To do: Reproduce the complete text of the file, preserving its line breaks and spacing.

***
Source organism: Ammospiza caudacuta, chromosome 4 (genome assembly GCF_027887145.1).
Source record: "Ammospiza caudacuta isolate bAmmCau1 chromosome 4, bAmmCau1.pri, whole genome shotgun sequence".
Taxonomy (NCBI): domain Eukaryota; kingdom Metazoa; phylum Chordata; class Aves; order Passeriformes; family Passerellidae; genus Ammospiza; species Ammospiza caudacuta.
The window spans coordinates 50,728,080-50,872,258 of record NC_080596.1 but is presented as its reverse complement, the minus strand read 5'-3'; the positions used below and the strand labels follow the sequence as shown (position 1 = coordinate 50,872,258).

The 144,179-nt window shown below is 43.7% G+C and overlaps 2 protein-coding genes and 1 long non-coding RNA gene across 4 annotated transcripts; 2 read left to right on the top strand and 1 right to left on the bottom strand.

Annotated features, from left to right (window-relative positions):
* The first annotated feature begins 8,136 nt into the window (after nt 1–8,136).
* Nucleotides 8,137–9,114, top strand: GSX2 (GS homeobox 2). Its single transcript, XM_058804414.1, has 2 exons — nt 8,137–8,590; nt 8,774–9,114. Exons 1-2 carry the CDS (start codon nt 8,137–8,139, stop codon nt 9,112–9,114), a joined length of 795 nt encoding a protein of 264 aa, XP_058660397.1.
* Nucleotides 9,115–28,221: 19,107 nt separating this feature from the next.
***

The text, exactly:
Source organism: Ammospiza caudacuta, chromosome 4 (genome assembly GCF_027887145.1).
Source record: "Ammospiza caudacuta isolate bAmmCau1 chromosome 4, bAmmCau1.pri, whole genome shotgun sequence".
Taxonomy (NCBI): domain Eukaryota; kingdom Metazoa; phylum Chordata; class Aves; order Passeriformes; family Passerellidae; genus Ammospiza; species Ammospiza caudacuta.
The window spans coordinates 50,728,080-50,872,258 of record NC_080596.1 but is presented as its reverse complement, the minus strand read 5'-3'; the positions used below and the strand labels follow the sequence as shown (position 1 = coordinate 50,872,258).

The 144,179-nt window shown below is 43.7% G+C and overlaps 2 protein-coding genes and 1 long non-coding RNA gene across 4 annotated transcripts; 2 read left to right on the top strand and 1 right to left on the bottom strand.

Annotated features, from left to right (window-relative positions):
* The first annotated feature begins 8,136 nt into the window (after nt 1–8,136).
* Nucleotides 8,137–9,114, top strand: GSX2 (GS homeobox 2). Its single transcript, XM_058804414.1, has 2 exons — nt 8,137–8,590; nt 8,774–9,114. Exons 1-2 carry the CDS (start codon nt 8,137–8,139, stop codon nt 9,112–9,114), a joined length of 795 nt encoding a protein of 264 aa, XP_058660397.1.
* Nucleotides 9,115–28,221: 19,107 nt separating this feature from the next.